Whether clean and classic, lushly romantic, or boldly dramatic, these reception designs are a celebration of style.
Photography by John O’donnell
What’s your wedding style? Do you see yourself luxuriating amidst Victorian splendor, cosseted in velvet and silk? Do you envision a garden party reception, kicking off your heels to dance barefoot with your sweetheart? Perhaps you’d rather sip martinis in a South Beach-inspired lounge or contemporary boutique hotel? We asked six area event designers to set the mood by setting the table.
Rhapsody in Blue
Daniel Florals and Events Incorporated
“There are ten blooms on a stem of dendrobium orchids and we ordered four-hundred stems for this table design,” says Daniel Joyner of Daniel Florals and Events. Joyner covered a whimsical “tree” with some of his 4,000 blooms and hung crystal votives from the branches. More orchids encircle each plate. Abundant use of light heightens the drama. A custom-made Plexiglas table radiates blue light from within. Pillar candles shimmer on mirrored bases and votives flicker in miniature martini glasses. Strewn crystals and petals add to the magical glow. Even the Plexiglas ballroom chairs, covered in blue raw silk, seem to glow against the coordinating backdrop. Cost: $1,750 for everything shown here.
Joi Us Events
Can lush Victorian style mesh with elements of Feng Shui? Event designer and Feng Shui expert Joanne Sabato and her partner, Claudia Sidman, insist it can. The crystal chandelier, the focal point of this setting, is a case in point. “The chandelier evokes the feeling of old romance and the movement of the crystals represents the continual flow of positive energy as they subtly interact and refract the light,” Sabato explains. Other sparkling accents, bracelets used as votive bases, crystals lining the inside of the flower container, crystal-studded pins on the napkins, and platinum-etched chargers, provide contrast to the aubergine velvet drapes and centerpiece of jewel-tone hydrangeas. Vintage purses serve double duty as atmospheric dÃ©cor and wedding favors. Cost: For everything shown here with the exception of the chandelier, approximately $480 per table.
Carolyn Dempsey Design,
“I wanted to keep it modern, simple, and clean-lined, but still romantic,” says Carolyn Dempsey of this breathtaking look. The design concept begins with the table itself, a generously sized rectangular table (it seats 10 to 12) wrapped in dupioni silk and lit from beneath. A recessed Plexiglas tray creates a pool in the center of the table. Dempsey filled it with green marbles, water, and floating candles in crystal votives. Simple arrangements of anemones, tulips, white hydrangea, cymbidium orchids, and variegated lily grass seem to grow from the pool onto the table surface. Slim, modern hurricane vases contain floating cymbidium orchids and candles while white, hemstitched linen napkins are adorned with rhinestone napkin rings and a single orchid bloom. Cost: Prices for the table and floral design start at $600, exclusive of chairs, place settings, and linen.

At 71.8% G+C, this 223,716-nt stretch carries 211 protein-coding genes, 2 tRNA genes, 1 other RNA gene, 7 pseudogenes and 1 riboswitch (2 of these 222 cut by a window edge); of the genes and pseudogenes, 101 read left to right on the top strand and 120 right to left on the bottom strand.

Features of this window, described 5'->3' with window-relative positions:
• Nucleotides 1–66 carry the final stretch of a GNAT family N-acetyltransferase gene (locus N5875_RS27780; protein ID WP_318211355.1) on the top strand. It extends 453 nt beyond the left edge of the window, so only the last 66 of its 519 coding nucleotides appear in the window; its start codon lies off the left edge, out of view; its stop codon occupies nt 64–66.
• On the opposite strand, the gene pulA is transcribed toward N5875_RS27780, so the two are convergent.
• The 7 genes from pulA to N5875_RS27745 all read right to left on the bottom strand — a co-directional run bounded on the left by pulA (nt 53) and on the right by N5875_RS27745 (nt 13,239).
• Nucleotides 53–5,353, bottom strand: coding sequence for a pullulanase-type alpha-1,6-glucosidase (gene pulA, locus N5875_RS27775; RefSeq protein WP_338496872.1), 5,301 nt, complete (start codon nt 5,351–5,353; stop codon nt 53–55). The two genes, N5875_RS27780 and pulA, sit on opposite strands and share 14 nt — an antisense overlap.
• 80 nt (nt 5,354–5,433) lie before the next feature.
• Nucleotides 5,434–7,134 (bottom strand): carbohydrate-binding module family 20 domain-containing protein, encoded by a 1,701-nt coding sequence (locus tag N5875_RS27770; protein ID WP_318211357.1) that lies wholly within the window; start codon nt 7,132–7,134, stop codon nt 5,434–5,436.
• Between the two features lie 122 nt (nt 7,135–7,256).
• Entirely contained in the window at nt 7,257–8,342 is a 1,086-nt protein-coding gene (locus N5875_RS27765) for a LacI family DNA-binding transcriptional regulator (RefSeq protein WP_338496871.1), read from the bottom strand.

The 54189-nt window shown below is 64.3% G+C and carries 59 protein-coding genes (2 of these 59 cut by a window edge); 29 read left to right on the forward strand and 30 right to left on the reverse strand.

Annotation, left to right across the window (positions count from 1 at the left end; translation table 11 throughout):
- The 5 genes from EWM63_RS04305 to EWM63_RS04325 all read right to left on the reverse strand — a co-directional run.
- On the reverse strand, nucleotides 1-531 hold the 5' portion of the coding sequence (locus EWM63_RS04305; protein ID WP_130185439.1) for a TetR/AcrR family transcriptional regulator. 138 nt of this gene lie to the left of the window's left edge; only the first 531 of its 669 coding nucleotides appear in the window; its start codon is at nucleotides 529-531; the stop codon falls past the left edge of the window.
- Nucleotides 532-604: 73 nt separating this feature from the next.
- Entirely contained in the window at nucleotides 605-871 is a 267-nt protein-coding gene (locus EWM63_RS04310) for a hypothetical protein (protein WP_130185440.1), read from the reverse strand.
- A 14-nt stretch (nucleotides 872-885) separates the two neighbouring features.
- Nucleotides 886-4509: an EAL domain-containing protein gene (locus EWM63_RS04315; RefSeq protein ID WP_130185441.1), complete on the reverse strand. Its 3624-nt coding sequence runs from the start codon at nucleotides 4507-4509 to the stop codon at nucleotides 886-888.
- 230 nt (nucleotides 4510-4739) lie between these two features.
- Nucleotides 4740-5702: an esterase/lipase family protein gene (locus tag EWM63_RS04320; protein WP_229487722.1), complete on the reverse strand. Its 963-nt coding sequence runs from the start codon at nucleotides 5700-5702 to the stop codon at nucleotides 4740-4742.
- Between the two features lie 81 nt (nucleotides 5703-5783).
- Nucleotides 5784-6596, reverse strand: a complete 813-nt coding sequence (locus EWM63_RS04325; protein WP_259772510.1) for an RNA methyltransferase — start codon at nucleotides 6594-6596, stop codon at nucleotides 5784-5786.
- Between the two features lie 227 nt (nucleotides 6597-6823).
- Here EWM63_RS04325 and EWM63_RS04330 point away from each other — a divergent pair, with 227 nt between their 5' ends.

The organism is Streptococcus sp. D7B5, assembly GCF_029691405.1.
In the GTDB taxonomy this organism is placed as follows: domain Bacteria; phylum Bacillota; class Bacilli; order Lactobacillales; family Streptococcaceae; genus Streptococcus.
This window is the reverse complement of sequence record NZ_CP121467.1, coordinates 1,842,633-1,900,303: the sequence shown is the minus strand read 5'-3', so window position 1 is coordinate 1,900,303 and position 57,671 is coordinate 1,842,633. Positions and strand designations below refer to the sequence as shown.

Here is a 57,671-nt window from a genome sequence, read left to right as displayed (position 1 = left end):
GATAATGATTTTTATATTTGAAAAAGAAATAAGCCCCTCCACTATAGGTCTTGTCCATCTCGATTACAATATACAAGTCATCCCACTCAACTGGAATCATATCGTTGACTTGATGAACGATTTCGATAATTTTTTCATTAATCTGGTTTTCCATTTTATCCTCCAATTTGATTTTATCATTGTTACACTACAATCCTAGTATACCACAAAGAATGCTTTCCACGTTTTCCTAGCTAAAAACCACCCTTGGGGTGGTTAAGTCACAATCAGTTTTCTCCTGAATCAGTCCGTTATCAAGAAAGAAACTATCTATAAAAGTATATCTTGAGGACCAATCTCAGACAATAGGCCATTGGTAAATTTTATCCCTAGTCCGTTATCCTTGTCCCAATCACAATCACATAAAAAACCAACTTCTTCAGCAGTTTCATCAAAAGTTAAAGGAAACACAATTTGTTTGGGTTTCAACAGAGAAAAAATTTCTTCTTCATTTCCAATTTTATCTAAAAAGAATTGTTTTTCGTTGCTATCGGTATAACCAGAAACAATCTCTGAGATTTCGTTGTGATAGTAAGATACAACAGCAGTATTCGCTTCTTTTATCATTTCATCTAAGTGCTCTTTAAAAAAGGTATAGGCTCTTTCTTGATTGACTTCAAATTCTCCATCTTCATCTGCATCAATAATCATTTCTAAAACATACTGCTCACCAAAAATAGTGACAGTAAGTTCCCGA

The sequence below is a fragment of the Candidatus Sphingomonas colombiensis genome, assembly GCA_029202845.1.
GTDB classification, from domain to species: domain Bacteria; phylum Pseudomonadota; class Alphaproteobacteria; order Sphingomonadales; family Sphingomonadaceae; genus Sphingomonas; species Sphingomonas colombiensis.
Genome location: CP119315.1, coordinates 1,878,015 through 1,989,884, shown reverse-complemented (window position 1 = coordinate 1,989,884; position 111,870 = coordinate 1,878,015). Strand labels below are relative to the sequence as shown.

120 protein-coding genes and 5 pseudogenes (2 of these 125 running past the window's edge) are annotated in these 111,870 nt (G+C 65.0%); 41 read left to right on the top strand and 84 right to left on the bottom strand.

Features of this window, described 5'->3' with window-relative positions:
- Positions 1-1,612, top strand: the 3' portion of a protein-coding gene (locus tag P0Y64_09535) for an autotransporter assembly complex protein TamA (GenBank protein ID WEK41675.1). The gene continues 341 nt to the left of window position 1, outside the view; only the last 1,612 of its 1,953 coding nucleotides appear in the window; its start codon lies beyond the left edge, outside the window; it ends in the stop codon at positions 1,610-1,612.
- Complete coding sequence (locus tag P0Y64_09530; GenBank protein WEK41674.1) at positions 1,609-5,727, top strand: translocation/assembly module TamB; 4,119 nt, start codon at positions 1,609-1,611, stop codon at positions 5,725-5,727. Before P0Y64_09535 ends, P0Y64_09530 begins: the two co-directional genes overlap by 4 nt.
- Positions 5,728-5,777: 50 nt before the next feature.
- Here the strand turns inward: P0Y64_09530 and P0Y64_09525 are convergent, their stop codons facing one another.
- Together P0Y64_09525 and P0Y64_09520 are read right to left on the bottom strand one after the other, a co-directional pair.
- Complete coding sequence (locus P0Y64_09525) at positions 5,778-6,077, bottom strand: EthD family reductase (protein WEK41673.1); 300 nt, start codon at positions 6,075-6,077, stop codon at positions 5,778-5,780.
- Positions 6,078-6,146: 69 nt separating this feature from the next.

Lunch at the Yacht Club
Michael George of Hybrid, Pound Ridge; (914) 764-1154
“I wanted to do a snappy, nautical, all-American look,” says Michael George of this white-and-cobalt design concept. “I see it in a tent setting or set out on a terrace for a casual luncheon reception.” To create the look, he used an abundance of white Inzell tulips for the centerpiece and tucked individual tulips into the folded napkins. The tablecloth, with its distinctive blue band, was copied from one made for a party hosted by designer Bill Blass in the â€š80s. “We did the flowers for that party and Bill Blass had his seamstresses make up the tablecloths,” George says. Cost: The tablecloth, centerpiece, and napkin treatment would cost about $350 per table of six to eight people.
Midsummer Night’s Dream
Ned Kelly & Company
“I wanted something that would look lovely in daylight or evening,” explains designer Ned Kelly of this garden-fresh design. While a colorful blend of anemones, orchids, sweet peas, hyacinth, ranunculus, and roses provides the daytime fireworks, amethyst votives twinkle at twilight. Kelly combined modern accents (contemporary, stemless Reidel glasses and lime-and-apple-green candles) with more traditional elements (hand-painted plates, a taffeta tablecloth, silver candlesticks, and Irish linen chair covers) to create a look that’s formal without fuss. The chair garlands would add a special touch to the bride and groom’s seats. Cost: With table flowers, candles, and table linens, about $450 for a table of six to eight.
Ivory & Ebony
Diana Gould Ltd.
Elmsford; (914) 347-7134
“I was inspired by the very interesting black glass vase,” says Diana Gould of this very formal table design, “and I’m in love with the phalaenopsis white orchids we used. They’re simply the most elegant flower you can have.” And since they’re also one of the most expensive flowers you can have, it’s good to know that they’re long lasting and, assures Gould, you don’t need a lot of them to make a major impact. “Their stems are very elegant and give them a great purity of design.” To heighten the drama of the centerpiece, Gould used white amaryllis in black champagne glasses at each place setting. Linens continued the “black tie” look. Napkins were black, lined with white and wrapped in strings of faux pearls; the table-topper is quilted white silk. Candlesticks of various heights complete the look. Cost: The centerpiece, candlesticks, and black champagne glass arrangements would cost about $375 for a table of six to eight.